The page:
I have a nice lightcurve of a DSCT named AD CMi. For determining the maximum i tried:
VSTAR Polynoms 9,12,15 degree
VStar Fourier Fit 3 grade
Bob Nelsons Minima27 Fourier Fit
Gnuplot Fourier Fit grade
Normally I take a mean of some of the nicest Polynoms.
Picture: V-C CMI AD gnuplot fourierfit.PNG From the left, there are five arrows for the max. (The solid blue fit is from the GNUPLOT Fourier Fit)
1st Arrow (from the left) is the VSTAR Polynom 15 degree
2nd Arrow (from the left) is the VSTAR Polynom 9 degree
3rd Arrow (from the left) is the Fourier Fit Bob Nelsons Minima 2.7
4th Arrow (from the left) is the Fourier VSTAR 3 grade
5th Arrow (from the left) is the Fourier FIT GNUPLOT 3 grade
- Why are the Fourierfits differing that much from the Polynoms?
- How is the proper way to calculate a correct maximum?
Here are my results:
JD: 2459624,37619, Mag: 9,184601 [Maximum] 9 Polynom
JD: 2459624,37359, Mag: 9,186395 [Maximum] 12 Polynom
JD: 2459624,37318, Mag: 9,188794 [Maximum] 15 Polynom
0,38306 fourier MINIMA 2.7
0,3842 Fourier 3 grad VSTAR 2.21.3
0.389263 Fourier 3 grad GNUPOT
The DIFFERENCE form the different results is: 0,389263 - 0,37318 = 0.016083 HJD are 0.385992 h = 23.15952 min
I suspect that the value produced using Minima 2.7 is an outlier for some reason. Your data produced the following results using Peranso 220.127.116.11: (Poly 6) 0.3744871 ±0.0014859 Brightness 9.188. MAVKA (https://www.ta3.sk/caosp/Eedition/FullTexts/vol50no2/pp557-559.pdf) features a large number of fitting options which I've found to be very useful for HADS variables and totally eclipsing overcontact binaries. In this case the best fit (0.0079) was obtained using the "parabolic spline approximation" in which the time of extremum was 0.37462 ±0.00123 at mag 9.19 ±0.003.
The Fourier fits will depend on the starting and ending positions that have been selected for curve fitting. I normally start and end the curve fit at half the amplitude but more importantly just be consistent with the software and fitting algorithm you are using for each variable star.
Thank you Kevin,
For looking into my data. Hmm.. Maybe Peranso is a try worth it...
I've downloaded MAVKA https://uavso.org.ua/mavka/
It is sounding promising!
Parabolic spline approximation
linear coef 5
nonlinear coef 2
time of extremum 2459624.3775955 -+0.000450692323739213
mag of extremum 9.18192711187491
I can comment…
I can comment only on the VStar data. It seems that you may have selected the entire light curve on which to perform the polynomial fits. This is not necessary, since you are interested only in determining the time of maximum (TOM). I suggest that you experiment with selecting (displaying) a more limited parts of the light curve, for example about half of the ascending and descending limbs and the peak, then in the View menu select Filter from Plot. Fit the polynomials to this filtered dataset.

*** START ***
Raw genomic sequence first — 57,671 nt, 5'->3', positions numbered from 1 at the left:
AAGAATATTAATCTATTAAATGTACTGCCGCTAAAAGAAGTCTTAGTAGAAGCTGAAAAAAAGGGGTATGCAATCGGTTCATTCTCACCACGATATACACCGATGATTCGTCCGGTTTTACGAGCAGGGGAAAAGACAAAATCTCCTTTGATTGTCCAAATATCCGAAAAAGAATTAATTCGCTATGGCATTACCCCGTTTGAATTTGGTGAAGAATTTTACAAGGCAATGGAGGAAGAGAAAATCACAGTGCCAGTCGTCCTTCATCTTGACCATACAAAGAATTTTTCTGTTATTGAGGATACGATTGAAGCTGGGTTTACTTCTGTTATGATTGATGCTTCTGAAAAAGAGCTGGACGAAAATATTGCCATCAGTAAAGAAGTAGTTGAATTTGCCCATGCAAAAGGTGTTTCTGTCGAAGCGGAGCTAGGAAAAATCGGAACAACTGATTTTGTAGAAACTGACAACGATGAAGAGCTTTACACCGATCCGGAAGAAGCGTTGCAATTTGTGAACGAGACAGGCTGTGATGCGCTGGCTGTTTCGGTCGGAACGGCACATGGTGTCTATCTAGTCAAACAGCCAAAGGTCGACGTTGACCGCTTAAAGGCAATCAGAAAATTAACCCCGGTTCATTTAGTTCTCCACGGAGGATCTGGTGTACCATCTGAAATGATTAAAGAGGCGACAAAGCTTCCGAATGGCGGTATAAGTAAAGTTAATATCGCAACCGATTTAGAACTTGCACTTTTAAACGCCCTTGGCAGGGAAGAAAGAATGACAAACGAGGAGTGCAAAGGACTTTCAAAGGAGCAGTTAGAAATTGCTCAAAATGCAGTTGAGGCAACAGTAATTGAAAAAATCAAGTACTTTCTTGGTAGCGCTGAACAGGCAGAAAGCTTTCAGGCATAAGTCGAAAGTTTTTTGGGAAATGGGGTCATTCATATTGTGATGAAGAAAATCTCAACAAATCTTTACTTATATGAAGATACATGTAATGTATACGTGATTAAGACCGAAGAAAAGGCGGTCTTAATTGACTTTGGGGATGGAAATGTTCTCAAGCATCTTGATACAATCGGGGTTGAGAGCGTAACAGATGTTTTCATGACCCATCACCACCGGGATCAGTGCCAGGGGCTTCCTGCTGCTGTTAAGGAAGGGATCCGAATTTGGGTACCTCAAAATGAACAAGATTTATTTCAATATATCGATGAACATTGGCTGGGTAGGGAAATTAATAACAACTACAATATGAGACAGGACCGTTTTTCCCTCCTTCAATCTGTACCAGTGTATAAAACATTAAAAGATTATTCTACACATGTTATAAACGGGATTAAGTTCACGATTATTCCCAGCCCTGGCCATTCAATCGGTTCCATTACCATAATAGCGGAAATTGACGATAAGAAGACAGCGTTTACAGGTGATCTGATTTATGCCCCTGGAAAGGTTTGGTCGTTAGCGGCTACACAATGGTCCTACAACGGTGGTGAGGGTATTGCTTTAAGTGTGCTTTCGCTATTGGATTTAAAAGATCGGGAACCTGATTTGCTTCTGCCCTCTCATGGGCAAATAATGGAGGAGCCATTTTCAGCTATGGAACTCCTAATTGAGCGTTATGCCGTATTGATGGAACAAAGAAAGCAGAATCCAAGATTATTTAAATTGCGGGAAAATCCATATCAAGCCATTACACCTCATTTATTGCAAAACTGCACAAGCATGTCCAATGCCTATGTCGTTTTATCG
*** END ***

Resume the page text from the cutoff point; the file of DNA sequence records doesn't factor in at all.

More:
I then fit polynomials starting with 4th order, and increasing (5th, 6th, etc) until it is clear the AIC reaches a minimum value (e.g, if AIC values were -281, -283, -284, -282, then -284 is the minimum value). VStar gives an RMS error. This is the root mean square of the residuals, which is not an error estimation of the actual TOM. In order to obtain the latter, you need to use Peranso or some other software.
I use Peranso. If you note the range of HJD values you used for your polynomial fit in VStar, note the polynomial order, then use those values in Peranso, you will find a TOM (it should be identical to that obtained in VStar) and an error estimation of the time.
Just a note on AIC. I use this and not BIC in VStar because limited experiments I've done indicate that, after fitting polynomials to several different parts of a light curve around the peak or trough, noting the AIC and BIC, then noting the TOM, the range of times is smaller using AIC than it is for BIC. In other words, in that experiment, AIC was less sensitive to the actual part of the light curve selected for polynomial fitting than was BIC.
Thank you all!
By the way, if I perform only a partly Fourier-Fit, e.g. like the Nike LOGO, the Fourier is working better!